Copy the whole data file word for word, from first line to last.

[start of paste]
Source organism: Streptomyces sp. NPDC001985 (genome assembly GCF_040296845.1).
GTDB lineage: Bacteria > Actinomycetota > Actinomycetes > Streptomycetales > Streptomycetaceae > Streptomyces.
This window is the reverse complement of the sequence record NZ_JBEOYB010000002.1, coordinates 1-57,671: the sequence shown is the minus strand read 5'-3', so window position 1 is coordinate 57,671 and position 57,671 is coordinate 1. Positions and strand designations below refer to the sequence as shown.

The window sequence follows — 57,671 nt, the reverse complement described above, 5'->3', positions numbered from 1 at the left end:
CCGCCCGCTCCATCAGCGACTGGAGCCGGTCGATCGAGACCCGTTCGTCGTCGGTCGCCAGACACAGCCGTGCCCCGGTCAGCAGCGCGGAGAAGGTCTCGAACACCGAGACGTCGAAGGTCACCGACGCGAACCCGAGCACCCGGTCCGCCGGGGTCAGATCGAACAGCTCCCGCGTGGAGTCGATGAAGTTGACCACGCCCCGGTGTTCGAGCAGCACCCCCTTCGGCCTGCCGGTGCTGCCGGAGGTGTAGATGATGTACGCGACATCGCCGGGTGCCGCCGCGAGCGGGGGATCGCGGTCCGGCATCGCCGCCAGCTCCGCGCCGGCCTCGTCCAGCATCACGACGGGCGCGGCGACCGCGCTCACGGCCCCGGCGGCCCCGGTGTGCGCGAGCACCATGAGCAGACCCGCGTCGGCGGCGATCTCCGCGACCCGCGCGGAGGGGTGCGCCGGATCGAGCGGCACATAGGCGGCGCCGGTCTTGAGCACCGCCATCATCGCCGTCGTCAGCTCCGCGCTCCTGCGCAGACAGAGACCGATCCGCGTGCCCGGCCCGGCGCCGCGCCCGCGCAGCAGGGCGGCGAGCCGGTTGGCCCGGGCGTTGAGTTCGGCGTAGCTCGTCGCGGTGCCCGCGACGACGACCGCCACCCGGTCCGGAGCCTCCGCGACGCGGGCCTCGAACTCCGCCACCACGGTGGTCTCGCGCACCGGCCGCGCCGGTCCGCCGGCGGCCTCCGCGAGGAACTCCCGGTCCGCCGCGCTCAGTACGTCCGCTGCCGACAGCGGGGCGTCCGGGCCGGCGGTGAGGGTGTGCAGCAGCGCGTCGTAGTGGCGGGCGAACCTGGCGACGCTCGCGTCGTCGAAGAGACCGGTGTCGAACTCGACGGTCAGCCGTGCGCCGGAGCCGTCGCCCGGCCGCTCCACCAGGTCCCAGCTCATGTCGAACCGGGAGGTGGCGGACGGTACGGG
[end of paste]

Source organism: Streptomyces sp. NPDC001985 (genome assembly GCF_040296845.1).
GTDB lineage: Bacteria > Actinomycetota > Actinomycetes > Streptomycetales > Streptomycetaceae > Streptomyces.
This window is the reverse complement of the sequence record NZ_JBEOYB010000002.1, coordinates 1-57,671: the sequence shown is the minus strand read 5'-3', so window position 1 is coordinate 57,671 and position 57,671 is coordinate 1. Positions and strand designations below refer to the sequence as shown.

The window sequence follows — 57,671 nt, the reverse complement described above, 5'->3', positions numbered from 1 at the left end:
CCGCCCGCTCCATCAGCGACTGGAGCCGGTCGATCGAGACCCGTTCGTCGTCGGTCGCCAGACACAGCCGTGCCCCGGTCAGCAGCGCGGAGAAGGTCTCGAACACCGAGACGTCGAAGGTCACCGACGCGAACCCGAGCACCCGGTCCGCCGGGGTCAGATCGAACAGCTCCCGCGTGGAGTCGATGAAGTTGACCACGCCCCGGTGTTCGAGCAGCACCCCCTTCGGCCTGCCGGTGCTGCCGGAGGTGTAGATGATGTACGCGACATCGCCGGGTGCCGCCGCGAGCGGGGGATCGCGGTCCGGCATCGCCGCCAGCTCCGCGCCGGCCTCGTCCAGCATCACGACGGGCGCGGCGACCGCGCTCACGGCCCCGGCGGCCCCGGTGTGCGCGAGCACCATGAGCAGACCCGCGTCGGCGGCGATCTCCGCGACCCGCGCGGAGGGGTGCGCCGGATCGAGCGGCACATAGGCGGCGCCGGTCTTGAGCACCGCCATCATCGCCGTCGTCAGCTCCGCGCTCCTGCGCAGACAGAGACCGATCCGCGTGCCCGGCCCGGCGCCGCGCCCGCGCAGCAGGGCGGCGAGCCGGTTGGCCCGGGCGTTGAGTTCGGCGTAGCTCGTCGCGGTGCCCGCGACGACGACCGCCACCCGGTCCGGAGCCTCCGCGACGCGGGCCTCGAACTCCGCCACCACGGTGGTCTCGCGCACCGGCCGCGCCGGTCCGCCGGCGGCCTCCGCGAGGAACTCCCGGTCCGCCGCGCTCAGTACGTCCGCTGCCGACAGCGGGGCGTCCGGGCCGGCGGTGAGGGTGTGCAGCAGCGCGTCGTAGTGGCGGGCGAACCTGGCGACGCTCGCGTCGTCGAAGAGACCGGTGTCGAACTCGACGGTCAGCCGTGCGCCGGAGCCGTCGCCCGGCCGCTCCACCAGGTCCCAGCTCATGTCGAACCGGGAGGTGGCGGACGGTACGGG